This is a great example of foods that are seasonal in Colorado
Late June produce box with some extras like Pickled Mushrooms, Skordlia, and Focaccia Bread (Wrapped in compostable parchment paper)

With buying a CSA or Farmers Market Produce Box you will get various vegetables that change throughout the season. Earlier in the season in June you’ll get more greens and cruciferous veggies, so much kale, lettuce, and beets! Then as it becomes July you’ll still have beets and broccoli, cucumbers, turnips, and Kohlrabi. Later into the month leading into August you’ll start to get some peppers, tomatoes, onions, cauliflower. Once August arrives you’ll get more squashes, eggplant, and all the other veggies that I listed above (but less greens).

The biggest difference to eating seasonal produce is that what you get each week changing depending on the weather or season. It is a great way to try new vegetables and new recipes!

While it is best to get a produce box or CSA there are options to order individual vegetables from some farmers markets. This option is typically more expensive but the trade off is you get to pick out what vegetables you want. It pays off to be brave and try out new veggies that grow well in your area by helping you save money!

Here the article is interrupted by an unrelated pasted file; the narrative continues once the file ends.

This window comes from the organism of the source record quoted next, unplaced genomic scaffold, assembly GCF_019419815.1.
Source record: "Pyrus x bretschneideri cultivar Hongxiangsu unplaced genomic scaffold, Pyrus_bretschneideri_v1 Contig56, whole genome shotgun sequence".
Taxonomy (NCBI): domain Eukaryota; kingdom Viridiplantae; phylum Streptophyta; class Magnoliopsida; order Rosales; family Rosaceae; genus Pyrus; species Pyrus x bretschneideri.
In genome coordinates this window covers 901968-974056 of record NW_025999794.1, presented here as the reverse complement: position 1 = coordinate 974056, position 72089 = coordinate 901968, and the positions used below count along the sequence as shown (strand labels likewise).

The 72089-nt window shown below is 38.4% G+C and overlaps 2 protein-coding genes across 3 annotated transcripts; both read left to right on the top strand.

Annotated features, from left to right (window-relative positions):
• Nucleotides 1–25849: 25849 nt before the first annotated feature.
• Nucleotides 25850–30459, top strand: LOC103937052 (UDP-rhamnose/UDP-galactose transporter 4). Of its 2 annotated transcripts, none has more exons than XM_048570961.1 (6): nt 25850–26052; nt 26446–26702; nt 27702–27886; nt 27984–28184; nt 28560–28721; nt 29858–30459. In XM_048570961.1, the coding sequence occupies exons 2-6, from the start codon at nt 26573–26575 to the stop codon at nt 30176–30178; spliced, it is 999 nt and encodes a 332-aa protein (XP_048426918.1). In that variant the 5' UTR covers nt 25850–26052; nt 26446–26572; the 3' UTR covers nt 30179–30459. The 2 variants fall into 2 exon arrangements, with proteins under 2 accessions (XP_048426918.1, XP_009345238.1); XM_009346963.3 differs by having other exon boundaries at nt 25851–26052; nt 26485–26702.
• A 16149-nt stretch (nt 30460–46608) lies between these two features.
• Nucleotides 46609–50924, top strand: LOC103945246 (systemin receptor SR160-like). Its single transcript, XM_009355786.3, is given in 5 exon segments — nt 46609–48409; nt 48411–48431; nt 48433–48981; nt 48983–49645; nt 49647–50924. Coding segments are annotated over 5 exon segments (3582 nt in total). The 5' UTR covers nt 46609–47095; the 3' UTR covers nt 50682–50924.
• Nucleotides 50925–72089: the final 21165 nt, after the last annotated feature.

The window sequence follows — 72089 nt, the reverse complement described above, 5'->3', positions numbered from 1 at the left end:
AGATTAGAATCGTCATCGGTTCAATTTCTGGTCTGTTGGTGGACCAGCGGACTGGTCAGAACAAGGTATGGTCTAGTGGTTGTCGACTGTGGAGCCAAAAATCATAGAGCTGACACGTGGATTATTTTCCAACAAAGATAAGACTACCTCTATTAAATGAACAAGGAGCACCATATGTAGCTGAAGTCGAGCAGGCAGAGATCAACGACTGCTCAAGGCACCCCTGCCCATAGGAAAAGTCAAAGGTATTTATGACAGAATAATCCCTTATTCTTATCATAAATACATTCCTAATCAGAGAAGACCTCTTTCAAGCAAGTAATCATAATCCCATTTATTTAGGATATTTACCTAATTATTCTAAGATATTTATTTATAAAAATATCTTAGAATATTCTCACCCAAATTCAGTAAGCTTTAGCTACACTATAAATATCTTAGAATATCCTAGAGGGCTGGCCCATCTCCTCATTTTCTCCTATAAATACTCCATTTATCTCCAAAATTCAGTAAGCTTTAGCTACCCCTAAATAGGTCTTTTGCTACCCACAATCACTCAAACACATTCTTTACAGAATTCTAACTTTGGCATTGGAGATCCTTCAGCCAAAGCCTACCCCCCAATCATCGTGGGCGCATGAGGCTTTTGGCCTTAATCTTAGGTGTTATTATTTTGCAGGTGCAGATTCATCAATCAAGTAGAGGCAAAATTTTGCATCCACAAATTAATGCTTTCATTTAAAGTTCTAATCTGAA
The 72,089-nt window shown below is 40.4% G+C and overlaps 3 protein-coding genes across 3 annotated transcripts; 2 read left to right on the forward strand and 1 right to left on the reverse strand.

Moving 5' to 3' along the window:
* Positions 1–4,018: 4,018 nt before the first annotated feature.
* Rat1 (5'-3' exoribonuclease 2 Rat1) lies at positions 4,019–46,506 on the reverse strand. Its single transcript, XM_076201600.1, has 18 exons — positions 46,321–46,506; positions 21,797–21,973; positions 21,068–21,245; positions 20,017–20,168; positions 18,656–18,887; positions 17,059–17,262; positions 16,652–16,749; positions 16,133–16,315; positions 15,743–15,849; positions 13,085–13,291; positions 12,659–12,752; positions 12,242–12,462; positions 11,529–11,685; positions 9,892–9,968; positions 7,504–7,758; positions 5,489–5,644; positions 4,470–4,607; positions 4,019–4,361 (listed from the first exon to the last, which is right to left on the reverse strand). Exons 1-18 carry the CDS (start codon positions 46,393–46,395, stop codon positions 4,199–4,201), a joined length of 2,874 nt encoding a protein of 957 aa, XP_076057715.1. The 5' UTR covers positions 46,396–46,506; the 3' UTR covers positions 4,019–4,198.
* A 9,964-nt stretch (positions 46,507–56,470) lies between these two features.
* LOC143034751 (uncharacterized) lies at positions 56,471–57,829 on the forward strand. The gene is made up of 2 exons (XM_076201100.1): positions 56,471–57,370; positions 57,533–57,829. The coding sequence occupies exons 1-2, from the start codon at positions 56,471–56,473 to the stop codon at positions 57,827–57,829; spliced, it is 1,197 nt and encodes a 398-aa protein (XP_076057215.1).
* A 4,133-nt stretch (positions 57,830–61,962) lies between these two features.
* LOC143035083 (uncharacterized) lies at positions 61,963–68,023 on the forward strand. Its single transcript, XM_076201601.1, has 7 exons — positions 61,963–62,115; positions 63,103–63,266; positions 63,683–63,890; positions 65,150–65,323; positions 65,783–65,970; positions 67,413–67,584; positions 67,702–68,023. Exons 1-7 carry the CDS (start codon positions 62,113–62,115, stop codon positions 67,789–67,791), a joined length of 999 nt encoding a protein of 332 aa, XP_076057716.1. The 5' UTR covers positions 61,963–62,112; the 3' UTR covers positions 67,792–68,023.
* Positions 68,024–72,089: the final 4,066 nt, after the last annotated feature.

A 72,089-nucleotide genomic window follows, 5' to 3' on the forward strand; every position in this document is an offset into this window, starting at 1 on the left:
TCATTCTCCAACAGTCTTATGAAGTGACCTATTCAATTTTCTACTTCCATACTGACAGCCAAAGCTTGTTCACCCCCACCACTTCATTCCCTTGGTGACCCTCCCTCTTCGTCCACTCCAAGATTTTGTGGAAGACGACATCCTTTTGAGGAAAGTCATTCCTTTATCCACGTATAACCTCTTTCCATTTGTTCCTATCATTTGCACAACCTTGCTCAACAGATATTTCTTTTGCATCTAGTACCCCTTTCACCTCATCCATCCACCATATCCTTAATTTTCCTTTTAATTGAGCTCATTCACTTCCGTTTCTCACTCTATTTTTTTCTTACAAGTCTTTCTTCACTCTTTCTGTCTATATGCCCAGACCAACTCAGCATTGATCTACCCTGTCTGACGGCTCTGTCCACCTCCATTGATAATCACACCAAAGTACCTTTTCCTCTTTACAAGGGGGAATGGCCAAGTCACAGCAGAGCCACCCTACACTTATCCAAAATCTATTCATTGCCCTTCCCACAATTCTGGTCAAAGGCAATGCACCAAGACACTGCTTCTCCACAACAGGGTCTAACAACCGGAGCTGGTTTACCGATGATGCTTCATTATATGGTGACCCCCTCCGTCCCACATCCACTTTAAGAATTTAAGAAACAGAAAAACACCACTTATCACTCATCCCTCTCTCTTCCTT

Zero Waste Grocery Delivery in Denver

If you are in the Denver Metro like me, consider trying out Infinity Goods‘ Produce Box!
I started buying my groceries from Infinity Goods because they are a completely zero waste grocery delivery service- they deliver their produce in an adorable little wooden crate, filled with glass jars for your bulk, and fabric bags for your fresh veggies. It is a great way to be zero waste during the Covid 19 outbreak- which has been tough so far.
This is why I reached out to work with them to help get you a discount of 10% off your first order if you use the code: WildVeganFlower at checkout! I’m especially excited about it.